Gilula three carpal arcs

Last revised by Nico Behnke on 27 Aug 2023

Gilula three carpal arcs are used in the assessment of normal alignment of the carpus on PA wrist radiographs. They entail:

  • first arc: is a smooth curve outlining the proximal convexities of the scaphoid, lunate and triquetrum

  • second arc: traces the distal concave surfaces of the same bones

  • third arc: follows the main proximal curvatures of the capitate and hamate


  • carpal bones have smooth and rounded edges to varying degrees, lines joining these convexities form arcs, when major convexities are used in drawing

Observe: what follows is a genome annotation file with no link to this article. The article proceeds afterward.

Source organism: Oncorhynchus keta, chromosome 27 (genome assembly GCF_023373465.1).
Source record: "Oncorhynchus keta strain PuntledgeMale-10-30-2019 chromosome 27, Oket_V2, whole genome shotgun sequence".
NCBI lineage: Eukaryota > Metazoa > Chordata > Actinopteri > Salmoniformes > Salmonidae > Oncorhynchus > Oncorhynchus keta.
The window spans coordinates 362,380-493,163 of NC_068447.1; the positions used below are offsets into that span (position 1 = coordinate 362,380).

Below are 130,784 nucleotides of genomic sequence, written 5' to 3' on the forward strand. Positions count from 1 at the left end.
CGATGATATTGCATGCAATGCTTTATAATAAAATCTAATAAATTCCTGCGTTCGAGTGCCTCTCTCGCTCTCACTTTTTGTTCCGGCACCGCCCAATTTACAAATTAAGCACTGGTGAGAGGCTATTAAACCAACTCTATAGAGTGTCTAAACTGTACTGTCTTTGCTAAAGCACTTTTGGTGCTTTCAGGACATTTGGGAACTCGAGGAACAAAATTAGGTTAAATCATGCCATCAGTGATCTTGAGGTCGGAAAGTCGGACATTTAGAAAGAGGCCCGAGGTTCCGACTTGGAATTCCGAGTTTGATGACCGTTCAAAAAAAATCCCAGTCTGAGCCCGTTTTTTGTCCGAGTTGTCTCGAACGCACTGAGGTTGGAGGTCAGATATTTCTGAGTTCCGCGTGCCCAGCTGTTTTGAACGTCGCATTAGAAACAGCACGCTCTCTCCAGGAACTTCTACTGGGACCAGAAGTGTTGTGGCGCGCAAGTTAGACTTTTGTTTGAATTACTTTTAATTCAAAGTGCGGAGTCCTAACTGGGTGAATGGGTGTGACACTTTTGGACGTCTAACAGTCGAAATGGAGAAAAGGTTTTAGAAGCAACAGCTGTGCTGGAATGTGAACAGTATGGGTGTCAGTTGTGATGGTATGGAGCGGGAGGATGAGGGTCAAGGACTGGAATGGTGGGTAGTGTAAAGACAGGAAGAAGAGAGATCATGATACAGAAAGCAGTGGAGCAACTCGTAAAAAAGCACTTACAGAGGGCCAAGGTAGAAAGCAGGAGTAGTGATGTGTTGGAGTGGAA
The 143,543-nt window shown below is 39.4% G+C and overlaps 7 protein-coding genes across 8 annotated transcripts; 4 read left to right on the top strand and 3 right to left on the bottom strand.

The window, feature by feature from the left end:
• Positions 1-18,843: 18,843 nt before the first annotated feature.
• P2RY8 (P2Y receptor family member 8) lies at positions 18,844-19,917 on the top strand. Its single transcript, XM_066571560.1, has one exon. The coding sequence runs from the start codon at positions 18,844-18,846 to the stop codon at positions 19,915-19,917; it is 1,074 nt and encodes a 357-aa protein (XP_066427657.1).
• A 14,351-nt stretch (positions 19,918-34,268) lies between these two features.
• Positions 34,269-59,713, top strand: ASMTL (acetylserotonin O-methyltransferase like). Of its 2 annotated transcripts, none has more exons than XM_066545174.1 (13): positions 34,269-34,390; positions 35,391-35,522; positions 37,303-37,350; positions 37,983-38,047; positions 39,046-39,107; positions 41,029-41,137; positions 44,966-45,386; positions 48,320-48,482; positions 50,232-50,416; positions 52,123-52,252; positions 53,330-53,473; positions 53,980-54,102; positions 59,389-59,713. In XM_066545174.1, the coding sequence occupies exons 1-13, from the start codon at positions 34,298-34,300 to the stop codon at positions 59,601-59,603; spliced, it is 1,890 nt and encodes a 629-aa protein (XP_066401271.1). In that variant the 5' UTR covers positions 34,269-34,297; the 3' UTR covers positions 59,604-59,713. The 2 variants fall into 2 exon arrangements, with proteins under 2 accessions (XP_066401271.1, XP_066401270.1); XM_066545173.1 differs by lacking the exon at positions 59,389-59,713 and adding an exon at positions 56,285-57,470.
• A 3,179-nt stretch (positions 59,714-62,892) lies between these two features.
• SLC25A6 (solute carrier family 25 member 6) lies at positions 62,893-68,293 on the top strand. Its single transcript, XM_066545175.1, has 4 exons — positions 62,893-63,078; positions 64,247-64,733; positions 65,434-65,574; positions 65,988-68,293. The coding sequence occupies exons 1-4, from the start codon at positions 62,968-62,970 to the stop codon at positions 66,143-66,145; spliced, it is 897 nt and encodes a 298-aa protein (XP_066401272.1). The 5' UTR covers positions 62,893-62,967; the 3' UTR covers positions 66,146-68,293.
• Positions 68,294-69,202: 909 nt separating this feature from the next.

• there should be no step-offs in the contour of the arcs, except for two normal variants 4

    • a triquetrum that is shorter in the proximal-distal dimension than the lunate creates a step-off in the first arc but there is still a normal second arc

    • "bi-lobed" appearance of second carpal arc in lunate type II morphology because of a proximally prominent hamate

  • disrupted arc may indicate a ligamentous injury or fracture at the site of the broken arc

History and etymology

The concept of three radiographic arcs was first proposed by Louis A Gilula (1942-2014) in 1979 3,5

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Cases and figures

  • Figure 1: Gilula carpal arcs
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  • Figure 2: Gilula's arcs
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  • Figure 3: disrupted carpal arcs of Gilula
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